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A revolution of this nature in the methods of production threatens above all the prosperity of French industry, and more particularly the welfare of that of Paris.

Now, it is more particularly in the parent-industries, comprising various trades or specialties having numerous points of resemblance, the work in which is of a similar character and renders necessary, to a great extent, the same class of tools, that the system of apprenticeship is gradually disappearing, while employers are powerless to remedy the evil, however sincere may be their desire to do so. For these great industries, the only means of raising the standard of technical knowledge is the establishment of apprenticeship-schools.

Animated with a desire to avert a condition so ruinous to the moral and material interests of the people, the city of Paris and the Government of France have resorted to the policy of industrial education, as altogether the best remedy which experience and practical results have yet devised. Opinions to the same effect have been formed on this side of the Atlantic by many persons who are fully competent to form an opinion from having devoted themselves with the greatest attention to this question. Take, for example, the conclusions of the Boston School Committee, perhaps the most distinguished authority on educational questions in the United States, and who report that they believe industrial training, or the training of the hand and eye, and thereby the mind as well, is an invaluable element of education, and deserves recognition and support; and, while they express an opinion adverse to teaching actual trades in elementary schools in a complete manner or extent, still they recommend teaching the minor arts as in the industrial schools in Cambridge, Gloucester, and Boston, wherein it is proved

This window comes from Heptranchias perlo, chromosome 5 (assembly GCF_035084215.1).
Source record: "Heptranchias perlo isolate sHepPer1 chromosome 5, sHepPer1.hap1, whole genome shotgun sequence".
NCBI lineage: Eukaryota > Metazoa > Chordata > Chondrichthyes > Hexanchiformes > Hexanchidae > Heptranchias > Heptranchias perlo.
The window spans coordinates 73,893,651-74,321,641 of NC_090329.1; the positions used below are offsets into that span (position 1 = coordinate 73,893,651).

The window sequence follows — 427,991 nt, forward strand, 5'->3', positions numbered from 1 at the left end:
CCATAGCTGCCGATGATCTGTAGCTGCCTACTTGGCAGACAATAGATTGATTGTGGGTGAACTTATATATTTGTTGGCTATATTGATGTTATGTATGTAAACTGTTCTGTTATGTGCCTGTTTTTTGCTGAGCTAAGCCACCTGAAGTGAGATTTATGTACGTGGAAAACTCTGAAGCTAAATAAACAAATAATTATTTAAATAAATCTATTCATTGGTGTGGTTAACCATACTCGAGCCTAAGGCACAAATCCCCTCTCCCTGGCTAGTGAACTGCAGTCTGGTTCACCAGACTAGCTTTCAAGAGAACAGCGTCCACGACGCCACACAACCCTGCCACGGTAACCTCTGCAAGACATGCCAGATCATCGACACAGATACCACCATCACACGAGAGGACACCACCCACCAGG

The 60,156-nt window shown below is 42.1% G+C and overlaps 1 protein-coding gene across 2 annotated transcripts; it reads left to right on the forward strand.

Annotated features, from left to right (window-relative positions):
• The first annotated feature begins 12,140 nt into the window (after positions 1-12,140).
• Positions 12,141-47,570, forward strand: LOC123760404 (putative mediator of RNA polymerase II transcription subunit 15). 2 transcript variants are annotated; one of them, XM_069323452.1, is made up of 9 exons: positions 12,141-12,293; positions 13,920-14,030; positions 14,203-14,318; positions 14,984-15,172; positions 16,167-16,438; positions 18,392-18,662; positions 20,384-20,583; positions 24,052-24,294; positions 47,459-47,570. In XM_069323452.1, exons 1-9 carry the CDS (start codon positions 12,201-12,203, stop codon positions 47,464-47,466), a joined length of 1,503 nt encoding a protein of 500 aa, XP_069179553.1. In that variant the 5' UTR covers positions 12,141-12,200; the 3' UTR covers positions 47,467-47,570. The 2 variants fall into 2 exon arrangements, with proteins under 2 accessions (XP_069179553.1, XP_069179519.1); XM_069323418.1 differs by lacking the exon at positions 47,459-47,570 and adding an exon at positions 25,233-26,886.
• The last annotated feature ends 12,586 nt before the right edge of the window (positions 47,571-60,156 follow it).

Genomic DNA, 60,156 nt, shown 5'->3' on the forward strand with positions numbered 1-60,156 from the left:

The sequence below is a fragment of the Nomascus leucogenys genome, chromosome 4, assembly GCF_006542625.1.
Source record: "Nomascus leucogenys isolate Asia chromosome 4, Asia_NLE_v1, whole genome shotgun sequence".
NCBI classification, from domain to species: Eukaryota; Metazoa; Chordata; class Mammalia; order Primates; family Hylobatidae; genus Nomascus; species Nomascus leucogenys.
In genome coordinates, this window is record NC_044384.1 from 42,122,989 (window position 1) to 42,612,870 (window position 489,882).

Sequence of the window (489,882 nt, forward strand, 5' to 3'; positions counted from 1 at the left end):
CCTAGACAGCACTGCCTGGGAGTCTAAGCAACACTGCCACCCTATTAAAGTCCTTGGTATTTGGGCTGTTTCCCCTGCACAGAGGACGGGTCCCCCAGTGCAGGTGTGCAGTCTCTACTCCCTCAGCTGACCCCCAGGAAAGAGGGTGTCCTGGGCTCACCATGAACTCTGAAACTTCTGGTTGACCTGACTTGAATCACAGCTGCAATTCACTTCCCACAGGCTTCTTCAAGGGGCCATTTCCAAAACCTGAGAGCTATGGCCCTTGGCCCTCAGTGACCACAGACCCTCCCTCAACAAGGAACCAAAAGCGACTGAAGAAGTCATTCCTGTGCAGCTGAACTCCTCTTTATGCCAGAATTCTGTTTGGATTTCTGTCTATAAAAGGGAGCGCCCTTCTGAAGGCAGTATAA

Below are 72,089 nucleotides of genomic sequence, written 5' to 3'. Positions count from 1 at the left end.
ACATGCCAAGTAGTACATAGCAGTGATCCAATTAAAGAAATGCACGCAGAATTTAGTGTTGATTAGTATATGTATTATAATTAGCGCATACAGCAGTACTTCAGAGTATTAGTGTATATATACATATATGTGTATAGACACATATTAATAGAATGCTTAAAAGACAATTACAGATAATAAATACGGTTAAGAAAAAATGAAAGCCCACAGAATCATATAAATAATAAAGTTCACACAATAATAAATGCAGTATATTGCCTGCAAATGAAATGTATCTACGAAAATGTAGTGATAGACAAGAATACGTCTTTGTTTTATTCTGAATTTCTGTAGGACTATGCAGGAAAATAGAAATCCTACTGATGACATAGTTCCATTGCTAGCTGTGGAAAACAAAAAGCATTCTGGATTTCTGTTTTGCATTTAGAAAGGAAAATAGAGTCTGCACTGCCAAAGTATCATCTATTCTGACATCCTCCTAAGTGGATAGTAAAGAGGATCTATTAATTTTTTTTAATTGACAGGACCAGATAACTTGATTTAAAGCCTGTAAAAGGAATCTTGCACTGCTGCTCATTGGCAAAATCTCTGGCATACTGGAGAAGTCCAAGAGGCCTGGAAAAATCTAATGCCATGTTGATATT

that courses in industrial training may be devised suited for different ages, and that such training might begin in the primary schools, and be continued in the grammarschools, possibly even further, to correspond with the literary training given in the high-schools. As to whether the proposed industrial training would interfere with the other studies, they quote an authority on the "half-time " system of education, which says, "There is a special mutual influence between the school and the factory which improves the quality of the work done in both." And, in conclusion, the committee express a feeling in favor of introducing into the public school ample and fundamental industrial training, for they believe that such training is an invaluable element of education, suited to develop and help all, whatever their future career.

These views are of momentous importance. They come from the commercial and industrial emporium of that part of the country which is most interested in the subject, and they recognize the want of industrial training which now exists and oppresses industry, but they also recognize the necessity and feasibility of introducing it as a fundamental element in public instruction.

Mr. Edward T. Steel, President of the Board of Public Education for the City of Philadelphia, in his annual report of 1881, is not less emphatic in his devotion to industrial education. In his opinion, manual and intellectual education should be regarded as equally necessary to the welfare and safety of the state, and should command equal opportunity of acquisition; and it seems more essential to him that the knowledge of a trade or occupation should be acquired before arriving at manhood, for intellectual training may cover every period of a lifetime.

He holds that there is no kind of ignorance more to be feared by our social and political institutions than that which knows no handicraft or special occupation upon which it may depend for the necessaries of life. When illiteracy is joined with untutored hands, a type of humanity is reached more dangerous than the uncivilized subjects of barbarous tribes. He alludes to the public disorders, when recently the most desperate and reckless of that class assailed the business enterprises of the country; and to the fact that few of those who composed the alarming mobs had any knowledge of skilled employment, when it is equally true that during that season of business stagnation, as a rule, the regular trades and skilled occupations afforded a fair living support. The fact, he says, is becoming better understood that, unless education embraces manual as well as mental training, it will fail for want of thoroughness, and that, when the intellectual attainments which properly belong to the trades are made to lead into them, they will rank first among the occupations as practical results due to the above theories and principles.